There has been a resurgence of interest in the use of micro doses of LSD for the treatment of depression and anxiety. Personally, I think there are safer, better ways to reduce mood disorder symptoms, and results can often be achieved with a few simple diet and lifestyle modifications.
It is likely that protection against high serotonin and related substances of stress, with improvements in the function and effectiveness of thyroid energy metabolism, plays a big part in recovery.
An under active thyroid metabolism tends to cause a slowing of digestion, which will then generally lead to the promotion of bacterial overgrowth. As bacteria increase in number – greater amounts of endotoxin are released – irritating the intestines – causing serotonin (which is largely found in the digestive tract) to be secreted.
An ongoing increase in the production of these and other related toxic substances can result in the liver becoming overloaded, eventually allowing serotonin – as well as estrogen -to become more of an issue systemically.
Excess serotonin and estrogen circulation interferes with mitochondrial respiration, shifting energy production away from the efficient use of glucose – promoting the production of lactic acid – and increasing the oxidation of fat for fuel.
When the free fatty acids released into the blood are polyunsaturated, there is a far greater likelihood of this chronically slowing energy systems – causing a rise in the release of the stress related hormones adrenalin and cortisol (amongst others) – further promoting excess serotonin and a variety of other factors which together exacerbate the symptoms of depression and learned helplessness.
Cortisol breaks down muscle tissue, increasing the amount of tryptophan circulating in the blood, and the polyunsaturated fats also promote the conversion of tryptophan into serotonin (as well as inhibiting the enzymes which help to detoxify serotonin). Reducing tryptophan tends to lower serotonin levels in the brain.
Contrary to popular belief, removing sugar from your diet will likely only lead to further interference with and slowing of thyroid metabolism, in combination with the promotion of excessive levels of cortisol, serotonin and estrogen, as well as a chronic and systemic inflammatory state.
When glycogen becomes depleted, sympathetic nervous system activity increases and adrenalin is released, thereby slowing metabolic and digestive processes. This once again causes excess bacteria and endotoxin, as well as the release of many other inflammatory mediators of stress and promoters of excessive serotonin secretion. Adrenalin, cortisol and serotonin all interfere with sleep quality, an issue known to be closely associated with many types of mood disorder.
The consumption of grains, beans, nuts and seeds, as well as too much under cooked vegetable matter, starch and many types of fiber – especially when thyroid is already under active – can promote bacteria further and further up the intestines, helping to feed the cycle of stress and excessive serotonin release.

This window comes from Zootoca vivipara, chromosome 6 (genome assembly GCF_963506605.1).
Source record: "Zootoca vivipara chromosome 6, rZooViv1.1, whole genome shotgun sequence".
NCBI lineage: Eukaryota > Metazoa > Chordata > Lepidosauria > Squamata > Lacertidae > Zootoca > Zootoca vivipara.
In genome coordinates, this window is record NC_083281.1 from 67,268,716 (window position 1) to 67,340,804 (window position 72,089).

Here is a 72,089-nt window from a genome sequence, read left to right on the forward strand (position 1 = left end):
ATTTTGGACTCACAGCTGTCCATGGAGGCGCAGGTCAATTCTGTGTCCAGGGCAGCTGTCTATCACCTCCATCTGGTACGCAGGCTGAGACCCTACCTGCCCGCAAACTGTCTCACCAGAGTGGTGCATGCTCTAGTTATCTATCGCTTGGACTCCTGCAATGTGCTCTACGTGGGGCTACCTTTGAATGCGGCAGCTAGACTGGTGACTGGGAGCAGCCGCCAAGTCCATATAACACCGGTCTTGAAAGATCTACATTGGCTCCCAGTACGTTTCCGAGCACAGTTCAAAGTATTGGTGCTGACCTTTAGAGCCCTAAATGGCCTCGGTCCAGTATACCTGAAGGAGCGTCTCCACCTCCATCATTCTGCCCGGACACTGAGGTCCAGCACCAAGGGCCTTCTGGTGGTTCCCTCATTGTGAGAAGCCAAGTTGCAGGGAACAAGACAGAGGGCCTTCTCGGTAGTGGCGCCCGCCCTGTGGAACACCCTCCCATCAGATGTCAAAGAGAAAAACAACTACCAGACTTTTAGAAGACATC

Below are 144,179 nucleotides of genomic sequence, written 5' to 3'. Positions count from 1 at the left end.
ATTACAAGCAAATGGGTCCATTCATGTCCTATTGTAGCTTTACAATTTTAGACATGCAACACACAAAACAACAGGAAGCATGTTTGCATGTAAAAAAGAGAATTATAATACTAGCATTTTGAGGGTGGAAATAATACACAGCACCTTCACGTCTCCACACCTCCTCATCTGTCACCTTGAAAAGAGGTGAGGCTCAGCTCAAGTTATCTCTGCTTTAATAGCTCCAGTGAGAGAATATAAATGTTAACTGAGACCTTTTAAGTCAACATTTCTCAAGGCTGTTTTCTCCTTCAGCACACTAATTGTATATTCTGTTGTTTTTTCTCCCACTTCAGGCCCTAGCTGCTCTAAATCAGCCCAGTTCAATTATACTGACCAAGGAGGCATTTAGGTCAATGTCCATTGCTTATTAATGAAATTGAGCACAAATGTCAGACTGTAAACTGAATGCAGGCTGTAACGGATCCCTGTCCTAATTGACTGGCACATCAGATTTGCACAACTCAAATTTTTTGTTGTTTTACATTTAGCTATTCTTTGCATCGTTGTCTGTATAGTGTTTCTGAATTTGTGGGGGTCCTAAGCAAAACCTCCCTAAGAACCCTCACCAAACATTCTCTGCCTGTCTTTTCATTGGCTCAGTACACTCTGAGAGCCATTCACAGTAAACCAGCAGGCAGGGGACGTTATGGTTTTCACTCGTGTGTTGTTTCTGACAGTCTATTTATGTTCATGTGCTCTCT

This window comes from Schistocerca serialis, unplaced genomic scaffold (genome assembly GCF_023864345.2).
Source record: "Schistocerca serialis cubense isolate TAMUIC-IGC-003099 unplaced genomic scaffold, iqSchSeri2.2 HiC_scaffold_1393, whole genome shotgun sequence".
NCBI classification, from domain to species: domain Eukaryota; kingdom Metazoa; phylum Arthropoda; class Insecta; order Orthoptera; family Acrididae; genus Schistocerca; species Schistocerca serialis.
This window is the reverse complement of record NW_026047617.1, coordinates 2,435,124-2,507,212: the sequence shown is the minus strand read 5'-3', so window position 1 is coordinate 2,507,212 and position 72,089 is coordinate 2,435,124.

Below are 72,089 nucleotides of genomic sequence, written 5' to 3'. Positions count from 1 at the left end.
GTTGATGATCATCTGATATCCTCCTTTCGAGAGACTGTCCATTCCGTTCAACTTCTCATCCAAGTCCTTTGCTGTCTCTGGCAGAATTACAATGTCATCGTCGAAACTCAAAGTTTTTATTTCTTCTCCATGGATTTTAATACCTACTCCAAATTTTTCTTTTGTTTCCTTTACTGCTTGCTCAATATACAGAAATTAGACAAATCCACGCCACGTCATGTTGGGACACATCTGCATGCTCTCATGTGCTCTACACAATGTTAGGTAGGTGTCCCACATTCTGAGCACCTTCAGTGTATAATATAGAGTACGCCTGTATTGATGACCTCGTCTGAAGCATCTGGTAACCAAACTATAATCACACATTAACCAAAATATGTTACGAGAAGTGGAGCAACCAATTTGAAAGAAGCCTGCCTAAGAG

A diet including sufficient amounts of easily digestible protein and carbohydrate from milk, cheese, sweet ripe juicy fruits, fruit juice, honey and white sugar, can help to improve thyroid and liver function – reducing serotonin and related inflammatory substances – and is a rational approach to protection from depression and anxiety.
Increased salt consumption as well as regular daily bag breathing can have a stabilising effect on the nervous system, promoting the proper functioning of thyroid systems and suppressing the release of the polyunsaturated fats and other stress promoting substances. Sufficient exposure to daylight helps to improve metabolism and suppress serotonin and the promoters of stress.
There are numerous ways to approach this topic and I certainly am not attempting to cover all of them in one go.
The role played by serotonin in relation to brain function and mood is complex and probably not fully understood. What is clear however, is that dealing with depression and other such issues by attempting to raise serotonin levels is biologically unfounded and fraught with danger.
It isn’t surprising that so called serotonin raising antidepressants often fail to work and have many ‘unintended’ consequences, including a worsening of depression and anxiety, even suicidal ideation and suicide.
Don’t take this as a prescription with regards to what to eat or what to do – or even which drugs to take or not to take – but rather as an opportunity to open – ever so slightly – some of the doors of your perception, which may be – without your realisation – interfering with happiness and well-being.
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